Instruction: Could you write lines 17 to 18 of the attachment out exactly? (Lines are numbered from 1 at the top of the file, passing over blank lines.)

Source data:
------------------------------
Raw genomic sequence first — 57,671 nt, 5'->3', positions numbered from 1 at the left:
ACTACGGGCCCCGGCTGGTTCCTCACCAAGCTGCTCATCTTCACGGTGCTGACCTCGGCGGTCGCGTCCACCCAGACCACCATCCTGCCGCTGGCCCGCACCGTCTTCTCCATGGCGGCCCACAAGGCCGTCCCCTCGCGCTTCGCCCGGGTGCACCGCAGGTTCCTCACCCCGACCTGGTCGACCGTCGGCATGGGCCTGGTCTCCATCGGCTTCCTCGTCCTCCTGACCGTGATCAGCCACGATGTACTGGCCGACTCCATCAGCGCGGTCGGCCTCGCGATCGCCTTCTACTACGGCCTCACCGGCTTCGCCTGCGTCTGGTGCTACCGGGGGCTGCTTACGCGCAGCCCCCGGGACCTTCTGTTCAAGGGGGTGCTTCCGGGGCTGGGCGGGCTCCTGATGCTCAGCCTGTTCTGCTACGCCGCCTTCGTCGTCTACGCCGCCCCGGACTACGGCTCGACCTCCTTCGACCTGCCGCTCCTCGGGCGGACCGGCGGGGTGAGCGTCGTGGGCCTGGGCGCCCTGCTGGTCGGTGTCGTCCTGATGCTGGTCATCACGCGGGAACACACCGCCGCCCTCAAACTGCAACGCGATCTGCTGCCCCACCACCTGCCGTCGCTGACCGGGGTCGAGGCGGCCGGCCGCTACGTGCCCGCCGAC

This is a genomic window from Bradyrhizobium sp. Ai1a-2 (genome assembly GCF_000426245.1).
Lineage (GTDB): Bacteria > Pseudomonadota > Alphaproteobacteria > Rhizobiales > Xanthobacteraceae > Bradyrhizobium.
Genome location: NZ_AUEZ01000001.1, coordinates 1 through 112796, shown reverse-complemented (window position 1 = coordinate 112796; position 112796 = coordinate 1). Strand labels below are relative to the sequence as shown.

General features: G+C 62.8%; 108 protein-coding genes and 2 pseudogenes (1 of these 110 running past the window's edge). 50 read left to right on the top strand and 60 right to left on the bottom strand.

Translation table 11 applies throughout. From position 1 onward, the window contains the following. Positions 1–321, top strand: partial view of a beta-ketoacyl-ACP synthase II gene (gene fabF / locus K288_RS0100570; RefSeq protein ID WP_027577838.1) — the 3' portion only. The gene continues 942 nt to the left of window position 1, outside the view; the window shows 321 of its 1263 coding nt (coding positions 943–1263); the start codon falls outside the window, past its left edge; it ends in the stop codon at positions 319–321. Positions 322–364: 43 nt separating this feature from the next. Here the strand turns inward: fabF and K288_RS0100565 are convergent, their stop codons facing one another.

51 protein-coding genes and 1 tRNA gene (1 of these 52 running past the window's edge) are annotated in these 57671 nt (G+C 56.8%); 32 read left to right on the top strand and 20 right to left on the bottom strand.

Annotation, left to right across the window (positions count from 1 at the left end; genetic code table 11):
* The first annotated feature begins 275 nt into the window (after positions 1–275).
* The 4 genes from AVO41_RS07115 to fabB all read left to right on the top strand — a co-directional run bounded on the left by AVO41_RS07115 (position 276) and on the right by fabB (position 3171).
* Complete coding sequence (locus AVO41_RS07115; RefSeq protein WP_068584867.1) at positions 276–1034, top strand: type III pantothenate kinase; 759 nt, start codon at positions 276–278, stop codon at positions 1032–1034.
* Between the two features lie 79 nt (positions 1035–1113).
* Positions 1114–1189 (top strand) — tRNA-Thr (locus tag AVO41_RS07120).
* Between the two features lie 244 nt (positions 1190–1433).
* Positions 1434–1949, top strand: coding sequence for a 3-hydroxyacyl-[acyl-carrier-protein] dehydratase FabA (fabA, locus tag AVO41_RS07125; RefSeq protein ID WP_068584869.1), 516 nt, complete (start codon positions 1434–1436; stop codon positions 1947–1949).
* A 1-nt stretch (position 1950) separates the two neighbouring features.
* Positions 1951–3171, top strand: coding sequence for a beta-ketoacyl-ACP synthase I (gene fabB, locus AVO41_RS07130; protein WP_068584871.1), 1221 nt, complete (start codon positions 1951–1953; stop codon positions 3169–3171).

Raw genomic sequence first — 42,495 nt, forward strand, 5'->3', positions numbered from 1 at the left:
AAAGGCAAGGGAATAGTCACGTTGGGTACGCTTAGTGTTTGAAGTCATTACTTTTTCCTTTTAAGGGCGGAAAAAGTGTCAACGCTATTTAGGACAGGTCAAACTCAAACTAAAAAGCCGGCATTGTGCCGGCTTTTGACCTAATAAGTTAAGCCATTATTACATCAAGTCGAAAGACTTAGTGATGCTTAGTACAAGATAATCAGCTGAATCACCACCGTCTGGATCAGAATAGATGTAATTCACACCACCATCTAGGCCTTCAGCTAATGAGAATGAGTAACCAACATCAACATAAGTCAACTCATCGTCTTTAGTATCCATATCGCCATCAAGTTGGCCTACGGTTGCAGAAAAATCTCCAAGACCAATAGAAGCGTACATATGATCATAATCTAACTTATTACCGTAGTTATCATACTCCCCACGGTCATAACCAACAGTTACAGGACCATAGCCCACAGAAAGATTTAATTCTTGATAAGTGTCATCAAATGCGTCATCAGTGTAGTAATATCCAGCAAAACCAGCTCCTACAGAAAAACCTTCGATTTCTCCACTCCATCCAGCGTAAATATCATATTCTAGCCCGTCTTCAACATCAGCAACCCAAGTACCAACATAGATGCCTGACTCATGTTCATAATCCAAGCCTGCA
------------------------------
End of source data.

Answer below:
* A 1-nt stretch (position 1950) separates the two neighbouring features.
* Positions 1951–3171, top strand: coding sequence for a beta-ketoacyl-ACP synthase I (gene fabB, locus AVO41_RS07130; protein WP_068584871.1), 1221 nt, complete (start codon positions 1951–1953; stop codon positions 3169–3171).